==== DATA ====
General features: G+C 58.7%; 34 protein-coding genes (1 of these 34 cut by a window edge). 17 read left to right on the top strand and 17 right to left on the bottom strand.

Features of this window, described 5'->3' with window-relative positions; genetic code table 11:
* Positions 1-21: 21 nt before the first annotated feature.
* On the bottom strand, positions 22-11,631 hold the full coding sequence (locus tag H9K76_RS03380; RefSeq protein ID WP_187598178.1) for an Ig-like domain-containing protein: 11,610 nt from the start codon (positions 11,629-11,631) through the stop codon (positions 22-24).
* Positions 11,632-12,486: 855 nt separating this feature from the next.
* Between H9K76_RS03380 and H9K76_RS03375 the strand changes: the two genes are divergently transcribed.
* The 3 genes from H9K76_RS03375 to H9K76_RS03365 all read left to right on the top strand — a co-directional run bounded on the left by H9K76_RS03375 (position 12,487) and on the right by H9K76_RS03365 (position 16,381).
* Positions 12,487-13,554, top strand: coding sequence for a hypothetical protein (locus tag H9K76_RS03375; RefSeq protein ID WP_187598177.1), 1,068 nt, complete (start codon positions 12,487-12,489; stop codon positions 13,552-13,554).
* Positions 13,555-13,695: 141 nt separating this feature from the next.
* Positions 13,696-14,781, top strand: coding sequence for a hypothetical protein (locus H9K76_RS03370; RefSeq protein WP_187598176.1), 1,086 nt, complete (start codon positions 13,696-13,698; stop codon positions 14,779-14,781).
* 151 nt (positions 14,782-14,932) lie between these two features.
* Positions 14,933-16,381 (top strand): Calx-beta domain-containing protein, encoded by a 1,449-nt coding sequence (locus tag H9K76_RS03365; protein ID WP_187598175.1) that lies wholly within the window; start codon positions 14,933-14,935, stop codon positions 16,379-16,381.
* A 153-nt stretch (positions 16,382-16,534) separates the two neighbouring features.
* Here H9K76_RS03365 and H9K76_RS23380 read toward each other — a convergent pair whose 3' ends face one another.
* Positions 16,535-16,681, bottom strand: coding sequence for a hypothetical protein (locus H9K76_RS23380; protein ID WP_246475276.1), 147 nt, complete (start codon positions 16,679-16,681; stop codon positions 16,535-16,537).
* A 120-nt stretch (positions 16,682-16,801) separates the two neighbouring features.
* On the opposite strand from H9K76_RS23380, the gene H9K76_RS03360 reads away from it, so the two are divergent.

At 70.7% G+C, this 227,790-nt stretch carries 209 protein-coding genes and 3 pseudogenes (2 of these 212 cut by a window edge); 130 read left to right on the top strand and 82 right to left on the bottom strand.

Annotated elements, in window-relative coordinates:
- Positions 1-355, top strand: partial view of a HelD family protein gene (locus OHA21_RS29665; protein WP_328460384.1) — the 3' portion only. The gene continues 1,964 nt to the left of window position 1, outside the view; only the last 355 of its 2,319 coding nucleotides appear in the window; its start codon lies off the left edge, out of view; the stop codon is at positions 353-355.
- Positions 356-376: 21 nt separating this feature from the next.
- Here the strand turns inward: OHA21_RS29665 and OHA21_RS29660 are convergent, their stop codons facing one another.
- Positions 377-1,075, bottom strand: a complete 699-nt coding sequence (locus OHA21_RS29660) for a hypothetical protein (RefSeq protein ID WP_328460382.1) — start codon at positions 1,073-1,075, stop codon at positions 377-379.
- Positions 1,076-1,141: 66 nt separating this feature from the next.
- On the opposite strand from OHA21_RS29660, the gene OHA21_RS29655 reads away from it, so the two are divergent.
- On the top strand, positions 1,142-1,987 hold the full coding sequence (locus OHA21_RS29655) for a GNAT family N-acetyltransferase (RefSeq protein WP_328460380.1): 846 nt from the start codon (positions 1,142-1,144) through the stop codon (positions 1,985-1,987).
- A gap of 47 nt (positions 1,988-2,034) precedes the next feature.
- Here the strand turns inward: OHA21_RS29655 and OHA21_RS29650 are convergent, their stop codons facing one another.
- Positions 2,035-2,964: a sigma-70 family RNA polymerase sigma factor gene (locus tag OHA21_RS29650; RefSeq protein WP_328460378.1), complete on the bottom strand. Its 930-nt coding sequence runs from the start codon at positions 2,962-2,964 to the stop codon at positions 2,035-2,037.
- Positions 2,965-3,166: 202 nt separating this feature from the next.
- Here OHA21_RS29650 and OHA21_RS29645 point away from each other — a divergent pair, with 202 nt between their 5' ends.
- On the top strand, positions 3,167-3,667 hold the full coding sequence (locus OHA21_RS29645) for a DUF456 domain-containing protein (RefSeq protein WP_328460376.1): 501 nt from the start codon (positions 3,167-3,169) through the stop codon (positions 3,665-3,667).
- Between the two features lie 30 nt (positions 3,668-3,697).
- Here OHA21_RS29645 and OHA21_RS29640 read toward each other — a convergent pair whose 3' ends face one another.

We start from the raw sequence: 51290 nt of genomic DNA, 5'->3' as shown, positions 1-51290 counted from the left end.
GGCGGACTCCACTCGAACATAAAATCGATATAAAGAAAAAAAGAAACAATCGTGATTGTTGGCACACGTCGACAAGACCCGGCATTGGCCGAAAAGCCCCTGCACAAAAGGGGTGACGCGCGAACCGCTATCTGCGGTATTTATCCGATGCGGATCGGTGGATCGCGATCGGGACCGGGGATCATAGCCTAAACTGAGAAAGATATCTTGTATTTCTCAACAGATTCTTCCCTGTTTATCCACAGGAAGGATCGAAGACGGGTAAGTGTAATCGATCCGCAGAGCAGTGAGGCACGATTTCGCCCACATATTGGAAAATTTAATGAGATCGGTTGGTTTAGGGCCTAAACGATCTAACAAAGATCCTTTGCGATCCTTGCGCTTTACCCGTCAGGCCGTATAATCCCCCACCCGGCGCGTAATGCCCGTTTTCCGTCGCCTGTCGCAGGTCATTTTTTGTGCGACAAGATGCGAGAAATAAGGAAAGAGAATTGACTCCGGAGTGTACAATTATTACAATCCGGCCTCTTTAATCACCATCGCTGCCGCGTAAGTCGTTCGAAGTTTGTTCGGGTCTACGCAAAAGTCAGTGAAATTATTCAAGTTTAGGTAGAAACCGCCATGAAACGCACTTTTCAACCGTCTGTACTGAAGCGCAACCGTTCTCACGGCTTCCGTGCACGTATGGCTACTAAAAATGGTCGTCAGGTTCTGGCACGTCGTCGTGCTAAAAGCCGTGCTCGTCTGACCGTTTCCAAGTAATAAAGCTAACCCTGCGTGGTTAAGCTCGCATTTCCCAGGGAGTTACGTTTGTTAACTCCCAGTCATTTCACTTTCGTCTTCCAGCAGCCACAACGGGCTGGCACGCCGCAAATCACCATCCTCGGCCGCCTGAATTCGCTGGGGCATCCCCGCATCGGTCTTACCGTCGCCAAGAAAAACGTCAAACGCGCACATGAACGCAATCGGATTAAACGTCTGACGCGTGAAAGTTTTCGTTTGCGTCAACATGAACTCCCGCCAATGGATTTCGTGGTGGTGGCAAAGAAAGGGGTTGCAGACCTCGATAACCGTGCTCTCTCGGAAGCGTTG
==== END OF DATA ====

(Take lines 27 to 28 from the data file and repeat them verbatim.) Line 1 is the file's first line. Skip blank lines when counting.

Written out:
- A gap of 47 nt (positions 1,988-2,034) precedes the next feature.
- Here the strand turns inward: OHA21_RS29655 and OHA21_RS29650 are convergent, their stop codons facing one another.